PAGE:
A gathering this afternoon around West Seattle’s replica of a powerful symbol of human freedom was organized in hopes of winning freedom for a fellow mammal held captive thousands of miles away:
Taken from her family and her Puget Sound home more than 40 years ago, the orca known as Lolita (originally Tokitae), a member of L-Pod, has spent all that time in a tank at the Miami Seaquarium. Of the dozens of killer whales captured all those years ago, she is the last survivor. This afternoon’s Alki gathering was in support of a larger rally in Miami, stepping up the pressure for Lolita to be “retired” and returned home.
From Alki Statue of Liberty Plaza, advocates, many with signs, headed on a one-mile march along the beach – here’s our video:
We estimated at least 150 supporters here; MiamiHerald.com estimates a thousand participants at today’s rally there. They heard from Howard Garrett of the Whidbey Island-based Orca Network, describing the plan already proposed for reintroducing Lolita to the wild via a sea pen in the San Juans. It’s not new, but there is a potential milestone driving the new attention – a federal ruling expected this month on whether Lolita will be officially included in the listing of endangered Southern Resident Killer Whales. That would not guarantee freedom for her, but could at least step up the pressure. According to the Miami Herald, the Seaquarium says flatly she’s not for sale and shouldn’t be freed. Meantime, back at Alki, Lolita’s supporters came from all age groups:
Advocates said that other support rallies were planned in San Diego, Los Angeles, Colorado Springs, Germany, and the UK.
Those who knew and loved Joe Fine are invited to his Celebration of Life tomorrow, 11 am-3 pm, at Duke’s on Alki. Here’s the remembrance that his family is sharing:
Joe Fine, 76, of West Seattle, passed away on Monday, January 5, 2015 from pancreatic cancer.
Joe was a legend to all that had the honor of knowing him. Born December 17, 1938 in Valentine, Nebraska to Mary Lamoureaux, he would spend his earliest years in Valentine at the family ranch just over the border in South Dakota. After WWII, he was adopted by William Fine, and the family settled in Billings, Montana, where Joe would graduate from high school. He attended and graduated from The University of Montana in Missoula. While there he was an active member of the Phi Delt house, where he was known as “Shakey.”
After graduating, he married Sharon Sayre and together they had two sons: William Glen and Gregory Joseph. He was a successful sales rep for Standard Oil and then Carpenter Paper before settling in Kalispell, Montana, where he owned a number of businesses including Joe’s Varsity, The Jean Factory, and Clothes Gallery. Whether he was creating award-winning promotions like Levi Clause and the Jean Advisor, or later selling diamonds in retail, doing remodel construction, or the nearly ten years he spent at Home Depot in the Garden Department, Joe is remembered for his entrepreneurial spirit and almost magical salesmanship.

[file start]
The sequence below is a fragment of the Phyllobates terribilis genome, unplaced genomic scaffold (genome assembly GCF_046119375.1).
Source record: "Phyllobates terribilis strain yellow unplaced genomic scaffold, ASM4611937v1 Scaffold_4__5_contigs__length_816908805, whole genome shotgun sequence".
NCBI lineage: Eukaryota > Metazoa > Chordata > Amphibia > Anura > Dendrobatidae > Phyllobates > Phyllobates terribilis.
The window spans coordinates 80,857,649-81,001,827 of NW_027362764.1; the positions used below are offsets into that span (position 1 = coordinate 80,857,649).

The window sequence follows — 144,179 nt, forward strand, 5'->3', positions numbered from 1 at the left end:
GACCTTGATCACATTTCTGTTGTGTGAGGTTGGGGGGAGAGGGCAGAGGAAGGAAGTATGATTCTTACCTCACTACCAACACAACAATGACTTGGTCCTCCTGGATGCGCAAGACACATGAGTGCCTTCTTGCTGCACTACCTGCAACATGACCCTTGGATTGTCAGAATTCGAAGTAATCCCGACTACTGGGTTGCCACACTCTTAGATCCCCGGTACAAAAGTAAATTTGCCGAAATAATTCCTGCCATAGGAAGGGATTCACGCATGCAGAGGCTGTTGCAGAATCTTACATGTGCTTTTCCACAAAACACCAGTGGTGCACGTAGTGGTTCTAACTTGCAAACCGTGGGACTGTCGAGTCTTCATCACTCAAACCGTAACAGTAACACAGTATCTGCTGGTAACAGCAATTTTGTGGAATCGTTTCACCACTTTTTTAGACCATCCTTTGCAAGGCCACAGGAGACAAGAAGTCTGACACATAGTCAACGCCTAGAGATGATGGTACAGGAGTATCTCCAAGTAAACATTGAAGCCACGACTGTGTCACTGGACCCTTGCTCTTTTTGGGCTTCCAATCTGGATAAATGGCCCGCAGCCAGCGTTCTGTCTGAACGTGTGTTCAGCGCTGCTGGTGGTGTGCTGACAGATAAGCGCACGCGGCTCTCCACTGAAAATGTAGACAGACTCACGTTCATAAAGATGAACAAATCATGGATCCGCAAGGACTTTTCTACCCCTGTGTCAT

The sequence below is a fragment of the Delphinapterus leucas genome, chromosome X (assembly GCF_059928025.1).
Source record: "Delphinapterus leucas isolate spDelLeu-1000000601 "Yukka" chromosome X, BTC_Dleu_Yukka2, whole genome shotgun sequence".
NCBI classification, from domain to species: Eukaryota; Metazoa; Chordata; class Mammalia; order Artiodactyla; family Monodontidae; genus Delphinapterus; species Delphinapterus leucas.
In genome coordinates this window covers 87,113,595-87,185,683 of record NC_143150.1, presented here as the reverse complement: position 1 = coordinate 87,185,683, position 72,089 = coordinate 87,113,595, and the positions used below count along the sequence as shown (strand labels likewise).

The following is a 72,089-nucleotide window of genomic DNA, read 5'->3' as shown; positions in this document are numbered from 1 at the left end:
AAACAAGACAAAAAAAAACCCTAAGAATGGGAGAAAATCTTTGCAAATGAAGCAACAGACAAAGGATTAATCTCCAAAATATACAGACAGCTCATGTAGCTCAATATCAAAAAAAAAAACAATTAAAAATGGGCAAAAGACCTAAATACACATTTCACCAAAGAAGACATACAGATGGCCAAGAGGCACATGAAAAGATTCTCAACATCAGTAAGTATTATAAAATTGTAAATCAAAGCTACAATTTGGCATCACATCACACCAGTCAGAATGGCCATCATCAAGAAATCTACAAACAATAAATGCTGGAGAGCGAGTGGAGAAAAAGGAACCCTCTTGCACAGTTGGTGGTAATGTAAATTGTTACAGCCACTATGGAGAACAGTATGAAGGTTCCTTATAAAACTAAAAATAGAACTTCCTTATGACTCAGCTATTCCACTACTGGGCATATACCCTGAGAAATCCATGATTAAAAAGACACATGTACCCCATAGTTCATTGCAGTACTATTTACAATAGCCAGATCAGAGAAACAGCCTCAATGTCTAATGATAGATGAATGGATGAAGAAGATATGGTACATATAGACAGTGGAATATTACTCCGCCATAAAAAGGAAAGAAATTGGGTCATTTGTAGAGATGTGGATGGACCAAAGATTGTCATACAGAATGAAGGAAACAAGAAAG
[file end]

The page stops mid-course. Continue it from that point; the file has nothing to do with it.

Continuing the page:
All along the way, Joe collected a diverse group of friends that remained close throughout his life:
Adam Cozens: West Seattle-raised comedian coming home this month: ‘I think I’m doing the best stand-up of my life’January 11, 2015 at 3:20 pm | In West Seattle news, West Seattle people, WS culture/arts | 3 Comments
By Tracy Record
West Seattle Blog editor
“In general, when I look back at where I was and where I wanted to be, if I knew I would be doing the things I’m doing now, I’d be so ecstatic.”
That’s how comic Adam Cozens, a West Seattle native, sums up what’s transpired in the four years since last we checked in with him. He had already been pursuing his dreams in New York for a few years when we interviewed him during holiday-season visits home in 2009 and 2010.
Then in December, he e-mailed WSB to let us know he’ll be back in the area this month, starting with a headliner show at Comedy Underground on January 21st. So we talked with him by phone to find out what’s changed in the four-plus years since he was last here doing a Seattle stand-up show while visiting family (his parents are still here in West Seattle, where, as we first noted in 2009, he attended Schmitz Park Elementary, Madison Middle School, West Seattle High School, and Seattle Lutheran High School).
One big change: He lives in Los Angeles now. (Pasadena, to be specific.) But that might not be the biggest.
ADDED SUNDAY MORNING: Thank you to Melinda Fredericks for the photos. She says Taryn is also varsity cheer captain at WSHS and, “She is an amazing woman, fantastic leader and will do even more amazing things in the future!” The Miss Seattle competition is part of the Miss America program. P.S. Video from the announcement last night is here.
(WSB photo, November 2014 West Seattle Hack Night)